However, he was again injured the following season. Walton attempted a comeback in 1990, but injury again intervened and he retired from the game. His ankle problems became so severe years later that he had both his ankles surgically fused. His saga of injury and failed rehabs was connected to the use of pain killers by the doctor who was assigned to his case. Walton has said repeatedly in his broadcasts that he is just as much to blame for taking the medication as the doctor was for giving it to him. Yet his experience with injuries and the circumstances surrounding them have come to serve as a warning for professional athletes who undergo major injury as well as being an interesting case study for medical ethics.

He was inducted into the Oregon Sports Hall of Fame in 1985, and had his number 32 retired by the Blazers in 1989. In 1996, he was named as one of the NBA's 50 Greatest Players of all time.

Broadcasting

Since his retirement as a player, Walton has overcome a severe stuttering problem to become a successful NBA color commentator for NBC (1990-2002), Los Angeles Clippers (1990-2002) and ABC/ESPN (since 2002).

Walton's trademark catchphrases include, "That's a terrible call! Terrible," "Where in the world is [x]?" (for a player who has disappeared from a game), "What is a foul?", "He couldn't even inbound the ball!", "Throw it down, big man! Throw it down!", and "Basketball is a game played by men competing for the ultimate prize". In addition after a predominantly one-handed player makes a basket going to his strong hand Walton will summarize the action and then say, "He's left-handed by the way Marv" or "Someone should tell player |x| that player |y| is left handed and promises to be so for the remainder of the game," intimating that perhaps the defender should defend that side of the player. Walton typically is paired up with Steve "Snapper" Jones for NBA games due to him and Jones having a point-counterpoint banter during games. Despite their frequent on-air argumentative banter they are actually good friends as was evidenced in Bill Walton's short lived 2003 TV series Bill Walton's Long Strange Trip.

In addition, his commentary during games is often criticized for the degree to which he exaggerates his statements. In one instance where Tony Parker of the San Antonio Spurs had a pass deflected out of bounds by a defender, Walton stated, "Tony Parker just made the worst pass in the history of Western civilization!" Often this is done to intentional or perhaps unintentional comedic effect. He also is rumored to have challenged Marv Albert to a wrestling cage match and was considered "out of line" for the provocation. During one game he announced, Walton stated, "I am the hero, I am #1, I can go in there and shake and bake all those youngins and teach them some real basketball so they can stop their complaining".

Personal life

Walton's son Luke, although not as tall as his father, played collegiately for the University of Arizona and now plays for the Lakers as a forward. Another of Walton's sons, Chris, played for San Diego State University. Nate, his middle son, played basketball at Princeton University but then entered the corporate world and earned his MBA from Stanford University's Graduate School of Business. Nate was also on the ballot for the 2003 California Recall Election, receiving 1,697 votes. Walton's other son, Adam, also played NCAA basketball at LSU.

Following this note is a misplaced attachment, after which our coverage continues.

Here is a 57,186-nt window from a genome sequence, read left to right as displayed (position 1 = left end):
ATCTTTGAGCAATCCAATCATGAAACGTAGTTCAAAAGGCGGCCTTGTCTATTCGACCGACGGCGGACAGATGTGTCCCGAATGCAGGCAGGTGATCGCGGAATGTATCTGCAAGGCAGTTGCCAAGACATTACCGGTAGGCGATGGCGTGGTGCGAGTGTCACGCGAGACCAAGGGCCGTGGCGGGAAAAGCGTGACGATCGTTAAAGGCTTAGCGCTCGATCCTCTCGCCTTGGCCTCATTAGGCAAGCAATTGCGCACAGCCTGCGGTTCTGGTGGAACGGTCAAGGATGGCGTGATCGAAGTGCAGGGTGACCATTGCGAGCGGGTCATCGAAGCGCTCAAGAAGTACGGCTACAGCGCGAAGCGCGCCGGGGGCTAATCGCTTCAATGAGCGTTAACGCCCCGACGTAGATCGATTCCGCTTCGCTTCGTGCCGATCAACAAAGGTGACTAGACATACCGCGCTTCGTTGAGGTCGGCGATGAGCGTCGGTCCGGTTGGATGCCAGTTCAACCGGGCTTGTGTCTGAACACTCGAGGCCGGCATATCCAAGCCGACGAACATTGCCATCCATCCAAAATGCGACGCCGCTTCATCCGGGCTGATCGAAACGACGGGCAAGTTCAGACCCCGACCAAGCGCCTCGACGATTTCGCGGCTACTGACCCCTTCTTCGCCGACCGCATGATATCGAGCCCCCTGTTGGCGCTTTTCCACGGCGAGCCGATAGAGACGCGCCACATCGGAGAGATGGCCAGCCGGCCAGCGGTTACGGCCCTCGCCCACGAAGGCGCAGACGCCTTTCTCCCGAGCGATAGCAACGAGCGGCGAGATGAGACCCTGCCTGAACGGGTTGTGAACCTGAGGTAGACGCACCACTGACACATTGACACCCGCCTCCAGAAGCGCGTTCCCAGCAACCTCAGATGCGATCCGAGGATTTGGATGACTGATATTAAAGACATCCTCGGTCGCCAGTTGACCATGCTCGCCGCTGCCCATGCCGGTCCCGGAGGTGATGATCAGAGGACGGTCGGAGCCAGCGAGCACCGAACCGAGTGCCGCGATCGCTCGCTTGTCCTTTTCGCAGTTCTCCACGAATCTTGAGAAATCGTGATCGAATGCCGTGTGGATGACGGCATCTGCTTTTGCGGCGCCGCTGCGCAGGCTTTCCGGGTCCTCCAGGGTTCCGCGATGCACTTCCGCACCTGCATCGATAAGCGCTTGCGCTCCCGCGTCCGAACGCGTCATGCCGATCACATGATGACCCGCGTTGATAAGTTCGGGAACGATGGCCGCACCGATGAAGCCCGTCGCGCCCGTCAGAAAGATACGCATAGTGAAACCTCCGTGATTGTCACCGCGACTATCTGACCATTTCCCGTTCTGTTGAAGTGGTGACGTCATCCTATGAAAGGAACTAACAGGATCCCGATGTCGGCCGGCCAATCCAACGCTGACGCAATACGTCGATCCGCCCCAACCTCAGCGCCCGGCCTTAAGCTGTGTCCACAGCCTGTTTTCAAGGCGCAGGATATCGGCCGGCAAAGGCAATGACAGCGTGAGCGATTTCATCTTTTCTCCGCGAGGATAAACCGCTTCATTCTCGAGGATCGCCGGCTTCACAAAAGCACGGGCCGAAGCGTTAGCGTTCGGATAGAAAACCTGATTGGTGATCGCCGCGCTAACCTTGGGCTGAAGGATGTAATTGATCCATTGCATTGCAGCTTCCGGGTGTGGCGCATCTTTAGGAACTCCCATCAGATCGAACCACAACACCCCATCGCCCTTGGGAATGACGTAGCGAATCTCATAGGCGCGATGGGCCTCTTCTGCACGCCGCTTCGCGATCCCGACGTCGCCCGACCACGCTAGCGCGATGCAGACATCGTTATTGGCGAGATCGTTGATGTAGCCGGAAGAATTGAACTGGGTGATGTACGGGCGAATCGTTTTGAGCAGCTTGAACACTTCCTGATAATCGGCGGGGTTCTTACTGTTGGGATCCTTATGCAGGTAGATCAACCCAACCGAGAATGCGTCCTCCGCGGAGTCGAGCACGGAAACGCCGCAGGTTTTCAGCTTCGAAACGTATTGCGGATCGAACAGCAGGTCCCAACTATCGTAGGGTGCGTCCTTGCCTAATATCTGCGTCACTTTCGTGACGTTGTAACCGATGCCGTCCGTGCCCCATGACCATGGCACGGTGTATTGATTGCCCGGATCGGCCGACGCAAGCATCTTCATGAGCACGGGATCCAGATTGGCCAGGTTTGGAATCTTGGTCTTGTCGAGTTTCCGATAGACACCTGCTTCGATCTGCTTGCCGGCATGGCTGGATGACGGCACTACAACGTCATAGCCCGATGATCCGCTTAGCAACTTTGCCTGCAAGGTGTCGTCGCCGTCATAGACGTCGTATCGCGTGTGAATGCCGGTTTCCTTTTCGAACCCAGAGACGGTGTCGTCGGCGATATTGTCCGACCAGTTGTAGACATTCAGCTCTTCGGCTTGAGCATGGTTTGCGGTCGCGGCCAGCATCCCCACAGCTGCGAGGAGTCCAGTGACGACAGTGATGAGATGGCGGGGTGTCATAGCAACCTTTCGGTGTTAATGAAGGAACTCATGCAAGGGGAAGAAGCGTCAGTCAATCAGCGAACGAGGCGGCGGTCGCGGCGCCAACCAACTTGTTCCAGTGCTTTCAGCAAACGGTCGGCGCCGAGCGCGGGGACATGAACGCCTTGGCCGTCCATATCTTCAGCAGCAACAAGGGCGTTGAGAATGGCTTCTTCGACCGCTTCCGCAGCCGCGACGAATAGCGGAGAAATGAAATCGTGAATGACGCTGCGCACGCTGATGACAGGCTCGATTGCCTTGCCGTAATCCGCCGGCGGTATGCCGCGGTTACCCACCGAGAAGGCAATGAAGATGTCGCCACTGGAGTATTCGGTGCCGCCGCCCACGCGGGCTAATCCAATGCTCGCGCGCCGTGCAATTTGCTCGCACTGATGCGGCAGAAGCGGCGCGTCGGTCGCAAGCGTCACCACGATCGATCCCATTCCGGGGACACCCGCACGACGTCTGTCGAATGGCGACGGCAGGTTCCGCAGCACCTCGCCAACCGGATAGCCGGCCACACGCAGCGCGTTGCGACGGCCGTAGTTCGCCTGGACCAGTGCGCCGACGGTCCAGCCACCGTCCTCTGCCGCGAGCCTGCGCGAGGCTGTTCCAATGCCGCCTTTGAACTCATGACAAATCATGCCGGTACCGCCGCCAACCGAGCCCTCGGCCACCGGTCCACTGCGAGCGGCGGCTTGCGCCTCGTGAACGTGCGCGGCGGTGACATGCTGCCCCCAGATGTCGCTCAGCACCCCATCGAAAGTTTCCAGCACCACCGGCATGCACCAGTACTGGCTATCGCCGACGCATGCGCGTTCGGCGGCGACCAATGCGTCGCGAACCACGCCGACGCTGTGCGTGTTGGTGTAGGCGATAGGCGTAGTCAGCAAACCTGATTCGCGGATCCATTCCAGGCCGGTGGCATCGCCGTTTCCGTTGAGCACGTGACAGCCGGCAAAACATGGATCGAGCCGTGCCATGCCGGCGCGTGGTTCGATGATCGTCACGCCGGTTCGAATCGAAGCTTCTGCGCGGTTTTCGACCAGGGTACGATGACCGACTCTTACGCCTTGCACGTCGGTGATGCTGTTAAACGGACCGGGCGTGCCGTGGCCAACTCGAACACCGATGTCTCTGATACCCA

Walton is also a well-known fan of the group Grateful Dead, Allman Brothers Band, Phish, and Bob Dylan. He has attended more than 650[7] Grateful Dead concerts, including traveling with the band to Egypt for its famous 1978 performance before the Pyramids, quotes Dead lyrics in TV and radio interviews, and was once invited to play on-stage with the group. To fellow Deadheads, Walton is fondly known as "Grateful Red" and the "Big Red Deadhead". In the video for Touch Of Grey Grateful Dead drummer Mickey Hart is wearing a Celtics jacket that was given to him by Walton.

Walton expounds upon his music interests on his own satellite radio show, One More Saturday Night (named after the Dead song "One More Saturday Night"), heard during late prime time on Sirius Radio's Jam On channel. Walton has stated in his online introduction to his radio show column that he enjoys going to concerts alone because then he has fewer things in between him and reaching the omega point that all concert goers seek at shows.

Walton still has a committed relationship with the Celtics, if not professionally, as a fan. Despite the area where he grew up, and the team his son Luke plays for, Walton is careful to point out, "Even though I grew up in the heart of Laker country, the Celtics were always MY team". He also keeps a picture of the floor of the old Boston Garden in his kitchen.

Walton currently resides in his hometown of San Diego with his wife Lori. He and his first wife, Susie, have four sons: Adam, Nathan, Luke, and Chris.

In popular culture

Walton is mentioned in the comedy film Airplane!. In one scene, a boy is invited into the cockpit of a jetliner, and claims that the co-pilot (played by Kareem Abdul-Jabbar) is in fact Kareem Abdul-Jabbar. Abdul-Jabbar, playing in character, denies being the basketball star, insisting instead that he is merely Captain Roger Murdock, the plane's co-pilot. The boy then states that he thinks Kareem is great, but that his father thinks the Lakers great "doesn't work hard on defense..." and that he "doesn't try... except during the playoffs". This causes Abdul-Jabbar to snarl "the hell I don't", followed by "Tell your old man to drag Walton and Lanier up and down the court for 48 minutes". [1]

Further reading

  • Heisler, Mark (2003). Giants: The 25 Greatest Centers of All Time. Chicago: Triumph Books. ISBN 1-57243-577-1. 

Notes

1. ^ Everybody Loves The Big Red-Head: Bill Walton
2. ^ [2] retrieved December 17, 2006
3. ^ [3]
4. ^ 1970 USA Basketball
5. ^ [4]
6. ^ Love, Matt (2007). Red Hot and Rollin': A Retrospection of the Portland Trail Blazers' 1976-77 NBA Championship Season. Pacific City, Oregon: Nestucca Spit Press, 119. 9780974436487. 
7. ^ [5] retrieved February 28, 2007

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Preceded by
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NCAA Basketball Tournament
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1972–1973
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Preceded by
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    Luke Theodore Walton (born March 28 1980 in San Diego, California) is an American professional basketball player for the Los Angeles Lakers of the National Basketball Association (NBA). His position is small forward.